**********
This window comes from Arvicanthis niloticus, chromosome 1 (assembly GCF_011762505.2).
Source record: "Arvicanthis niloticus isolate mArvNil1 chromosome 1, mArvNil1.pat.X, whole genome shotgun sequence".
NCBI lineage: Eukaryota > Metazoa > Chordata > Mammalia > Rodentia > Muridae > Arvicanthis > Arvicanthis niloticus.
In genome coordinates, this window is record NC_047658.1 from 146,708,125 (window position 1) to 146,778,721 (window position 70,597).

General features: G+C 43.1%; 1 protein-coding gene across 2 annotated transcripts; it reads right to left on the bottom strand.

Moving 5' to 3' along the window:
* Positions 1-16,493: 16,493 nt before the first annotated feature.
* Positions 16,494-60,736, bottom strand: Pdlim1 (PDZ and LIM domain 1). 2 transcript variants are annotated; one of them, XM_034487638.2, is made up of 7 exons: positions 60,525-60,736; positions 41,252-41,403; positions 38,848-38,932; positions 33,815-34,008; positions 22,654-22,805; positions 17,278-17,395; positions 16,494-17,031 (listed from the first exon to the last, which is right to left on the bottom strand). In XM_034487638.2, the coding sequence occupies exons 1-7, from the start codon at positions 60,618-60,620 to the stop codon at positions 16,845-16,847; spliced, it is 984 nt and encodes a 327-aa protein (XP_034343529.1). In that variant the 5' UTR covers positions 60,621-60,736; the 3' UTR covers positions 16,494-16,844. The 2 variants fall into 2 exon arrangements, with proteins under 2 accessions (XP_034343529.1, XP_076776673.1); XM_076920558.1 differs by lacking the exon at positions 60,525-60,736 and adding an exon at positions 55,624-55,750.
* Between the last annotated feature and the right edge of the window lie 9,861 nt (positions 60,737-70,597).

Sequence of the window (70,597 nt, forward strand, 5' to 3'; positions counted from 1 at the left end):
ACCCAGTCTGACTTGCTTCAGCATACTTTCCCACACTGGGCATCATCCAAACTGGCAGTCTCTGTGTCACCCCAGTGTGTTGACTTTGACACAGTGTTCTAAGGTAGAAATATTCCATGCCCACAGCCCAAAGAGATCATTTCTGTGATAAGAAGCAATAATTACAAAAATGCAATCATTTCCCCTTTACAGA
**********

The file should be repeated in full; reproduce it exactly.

This window comes from Arvicanthis niloticus, chromosome 1 (assembly GCF_011762505.2).
Source record: "Arvicanthis niloticus isolate mArvNil1 chromosome 1, mArvNil1.pat.X, whole genome shotgun sequence".
NCBI lineage: Eukaryota > Metazoa > Chordata > Mammalia > Rodentia > Muridae > Arvicanthis > Arvicanthis niloticus.
In genome coordinates, this window is record NC_047658.1 from 146,708,125 (window position 1) to 146,778,721 (window position 70,597).

General features: G+C 43.1%; 1 protein-coding gene across 2 annotated transcripts; it reads right to left on the bottom strand.

Moving 5' to 3' along the window:
* Positions 1-16,493: 16,493 nt before the first annotated feature.
* Positions 16,494-60,736, bottom strand: Pdlim1 (PDZ and LIM domain 1). 2 transcript variants are annotated; one of them, XM_034487638.2, is made up of 7 exons: positions 60,525-60,736; positions 41,252-41,403; positions 38,848-38,932; positions 33,815-34,008; positions 22,654-22,805; positions 17,278-17,395; positions 16,494-17,031 (listed from the first exon to the last, which is right to left on the bottom strand). In XM_034487638.2, the coding sequence occupies exons 1-7, from the start codon at positions 60,618-60,620 to the stop codon at positions 16,845-16,847; spliced, it is 984 nt and encodes a 327-aa protein (XP_034343529.1). In that variant the 5' UTR covers positions 60,621-60,736; the 3' UTR covers positions 16,494-16,844. The 2 variants fall into 2 exon arrangements, with proteins under 2 accessions (XP_034343529.1, XP_076776673.1); XM_076920558.1 differs by lacking the exon at positions 60,525-60,736 and adding an exon at positions 55,624-55,750.
* Between the last annotated feature and the right edge of the window lie 9,861 nt (positions 60,737-70,597).

Sequence of the window (70,597 nt, forward strand, 5' to 3'; positions counted from 1 at the left end):
ACCCAGTCTGACTTGCTTCAGCATACTTTCCCACACTGGGCATCATCCAAACTGGCAGTCTCTGTGTCACCCCAGTGTGTTGACTTTGACACAGTGTTCTAAGGTAGAAATATTCCATGCCCACAGCCCAAAGAGATCATTTCTGTGATAAGAAGCAATAATTACAAAAATGCAATCATTTCCCCTTTACAGA